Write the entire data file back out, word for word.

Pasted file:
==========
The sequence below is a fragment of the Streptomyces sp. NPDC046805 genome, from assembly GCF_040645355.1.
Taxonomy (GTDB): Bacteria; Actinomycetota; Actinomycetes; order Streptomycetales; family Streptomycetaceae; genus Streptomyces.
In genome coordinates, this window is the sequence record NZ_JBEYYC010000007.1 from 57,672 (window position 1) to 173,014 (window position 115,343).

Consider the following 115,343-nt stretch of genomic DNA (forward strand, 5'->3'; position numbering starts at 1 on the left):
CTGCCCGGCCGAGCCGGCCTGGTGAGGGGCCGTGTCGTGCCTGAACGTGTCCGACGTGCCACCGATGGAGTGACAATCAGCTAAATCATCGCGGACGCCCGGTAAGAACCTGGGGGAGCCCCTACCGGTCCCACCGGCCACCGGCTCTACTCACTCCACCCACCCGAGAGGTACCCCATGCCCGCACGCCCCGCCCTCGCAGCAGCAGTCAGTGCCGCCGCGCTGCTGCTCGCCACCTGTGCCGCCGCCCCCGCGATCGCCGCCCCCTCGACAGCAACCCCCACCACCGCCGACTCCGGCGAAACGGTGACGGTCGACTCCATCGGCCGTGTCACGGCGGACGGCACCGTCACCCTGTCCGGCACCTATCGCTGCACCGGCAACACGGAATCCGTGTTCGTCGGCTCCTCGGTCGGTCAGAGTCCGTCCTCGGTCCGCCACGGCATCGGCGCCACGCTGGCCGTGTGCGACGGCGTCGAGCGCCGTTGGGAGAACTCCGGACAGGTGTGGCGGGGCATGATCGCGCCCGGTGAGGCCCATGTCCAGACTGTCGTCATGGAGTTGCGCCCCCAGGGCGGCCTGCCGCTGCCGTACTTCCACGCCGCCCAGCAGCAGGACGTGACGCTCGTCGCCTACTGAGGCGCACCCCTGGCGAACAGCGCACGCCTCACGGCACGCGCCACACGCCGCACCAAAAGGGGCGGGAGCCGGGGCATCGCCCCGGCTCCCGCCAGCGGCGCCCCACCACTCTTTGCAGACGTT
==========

The sequence below is a fragment of the Streptomyces sp. NPDC046805 genome, from assembly GCF_040645355.1.
Taxonomy (GTDB): Bacteria; Actinomycetota; Actinomycetes; order Streptomycetales; family Streptomycetaceae; genus Streptomyces.
In genome coordinates, this window is the sequence record NZ_JBEYYC010000007.1 from 57,672 (window position 1) to 173,014 (window position 115,343).

Consider the following 115,343-nt stretch of genomic DNA (forward strand, 5'->3'; position numbering starts at 1 on the left):
CTGCCCGGCCGAGCCGGCCTGGTGAGGGGCCGTGTCGTGCCTGAACGTGTCCGACGTGCCACCGATGGAGTGACAATCAGCTAAATCATCGCGGACGCCCGGTAAGAACCTGGGGGAGCCCCTACCGGTCCCACCGGCCACCGGCTCTACTCACTCCACCCACCCGAGAGGTACCCCATGCCCGCACGCCCCGCCCTCGCAGCAGCAGTCAGTGCCGCCGCGCTGCTGCTCGCCACCTGTGCCGCCGCCCCCGCGATCGCCGCCCCCTCGACAGCAACCCCCACCACCGCCGACTCCGGCGAAACGGTGACGGTCGACTCCATCGGCCGTGTCACGGCGGACGGCACCGTCACCCTGTCCGGCACCTATCGCTGCACCGGCAACACGGAATCCGTGTTCGTCGGCTCCTCGGTCGGTCAGAGTCCGTCCTCGGTCCGCCACGGCATCGGCGCCACGCTGGCCGTGTGCGACGGCGTCGAGCGCCGTTGGGAGAACTCCGGACAGGTGTGGCGGGGCATGATCGCGCCCGGTGAGGCCCATGTCCAGACTGTCGTCATGGAGTTGCGCCCCCAGGGCGGCCTGCCGCTGCCGTACTTCCACGCCGCCCAGCAGCAGGACGTGACGCTCGTCGCCTACTGAGGCGCACCCCTGGCGAACAGCGCACGCCTCACGGCACGCGCCACACGCCGCACCAAAAGGGGCGGGAGCCGGGGCATCGCCCCGGCTCCCGCCAGCGGCGCCCCACCACTCTTTGCAGACGTT